Every single industry and every business has certain things they must comply to. These include legal requirements, regulations that must be followed, and voluntary compliance with industry and employer norms.
There are different consequences when it comes to non-compliance depending on what specifically we are talking about. When it comes to government regulation, these can often be disastrous, and we will talk more about those in a moment. Below are five compliance measures every business should take.
Internal Operations Compliance
What is internal operations compliance? There are some requirements of corporations like forming a board of directors and having annual meetings. Smaller companies like LLCs simply have to file annual reports and have less stringent regulations.
Then there are your internal compliance rules that you establish.These are essentially your rules for doing business on a day to day basis. They include a number of things.
Here are some examples of internal rules you should consider:
- Physical Entrance Rules: When can employees come and go, and who has access when and where? These should all be clearly outlined in a policy document.
- Virtual Access: Similar to an entrance policy, this tells your employees who can access what data from where, how, and using what equipment.
- Password Protection: What are your password requirements, and how often do employees have to change them?
- Security Updates: How often do security updates need to be done? Are they done by IT or do employees have permission to initiate them on company equipment?
- Media Removal/Addition: When can media be removed or added to the company systems, by whom, and when is it appropriate?
- Audits and Reviews: How often will audits and reviews be done, and what will they look like?
These items should all be clearly defined so that employees know what to expect and what is expected of them.
External Government Regulation Requirements
Of course, there are government requirements of your business, and many of them are related to HR and payroll. From overtime laws, which can vary from state to state, minimum wages, break policies, and more, there are regulations that govern how you treat employees and the benefits you offer them.
On top of that every business must deal with tax laws, both Federal and local laws which can include city, county, and state regulations. Many businesses choose to deal with these by outsourcing HR services to a professional employer organization or PEO. What is a PEO? A service that can offer professional employer tasks such as payroll and compliance.
The best PEO companies handle legal, payroll, benefit, and other requirements for a number of companies and corporations. These are options to consider as your company grows and dealing with these regulations becomes more than you can handle on your own.
Industry Specific Requirements
From factories to mines, each industry has specific requirements they must deal with. From OSHA and MSHA to the EPA and other environmental regulations, industries must deal with a number of compliance issues on a daily basis.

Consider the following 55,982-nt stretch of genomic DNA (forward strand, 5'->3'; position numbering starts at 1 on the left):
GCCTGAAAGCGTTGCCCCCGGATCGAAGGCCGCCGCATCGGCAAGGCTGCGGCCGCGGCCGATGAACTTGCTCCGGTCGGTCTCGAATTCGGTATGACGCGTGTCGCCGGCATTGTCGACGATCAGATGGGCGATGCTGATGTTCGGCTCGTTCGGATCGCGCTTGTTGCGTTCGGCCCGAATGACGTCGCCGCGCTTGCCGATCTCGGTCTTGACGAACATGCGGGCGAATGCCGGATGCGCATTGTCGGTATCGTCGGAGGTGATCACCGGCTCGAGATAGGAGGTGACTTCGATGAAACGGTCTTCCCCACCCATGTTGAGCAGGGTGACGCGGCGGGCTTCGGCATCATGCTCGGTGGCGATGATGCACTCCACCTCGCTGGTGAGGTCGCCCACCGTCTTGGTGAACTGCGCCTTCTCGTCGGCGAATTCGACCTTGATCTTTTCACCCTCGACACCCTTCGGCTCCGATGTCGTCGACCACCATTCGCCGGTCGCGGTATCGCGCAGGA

The key is to know the requirements for your business, and to follow them. Most agencies want you to be successful in compliance and they offer primers and courses that will help you follow the specific requirements for your industry. If you have questions, check with the regulating agency or a compliance expert.
Voluntary Employer Compliance
While some things are not requirements for your business per se, they are expected by employees, customers and others. For instance, you may not be required legally to offer certain benefits, but employees in you industry may expect them as they are “normal” for businesses of your type.
For instance, restaurants often offer food discounts to employees. While this is not a legal requirement, it is pretty much expected. Many office type jobs offer gym memberships to help employees stay active. While not a requirement, it is something employees have come to expect an employer to provide.
In other cases, customers expect businesses to be environmentally conscious and engage in recycling and energy conservation efforts. Using or paying into renewable energy and other responsible tactics are not only desirable, but almost compelled. Not participating in these things can drive your customers toward your competition.
Understand Consequences for Non-Compliance
There should be consequences attached to non-compliance with internal regulations, as they are related to the smooth everyday operations of your business. These can include written warnings and range up to dismissal for cause. Whatever structure you choose should be written in policies provided to the employee.
Government compliance comes with penalties at the state and Federal level, and can be small and inconsequential or disastrous for a small business. As mentioned above, tax penalties or violations of payroll compliance issues like overtime and labor regulations can easily bankrupt a smaller company.
Voluntary compliance violations can result in huge amounts of recidivism, lost employment prospects, lost sales, and lower profits. Sometimes what is expected of your business is just as important if not more so than what is required of your business.
As with any endeavor, compliance with laws and expectations is vital to the success of nearly any business. These are just five of the many compliance measures a company should have in place. Find out what your industry demands, and be sure you are in line with both what you need to do and what you are expected to follow.
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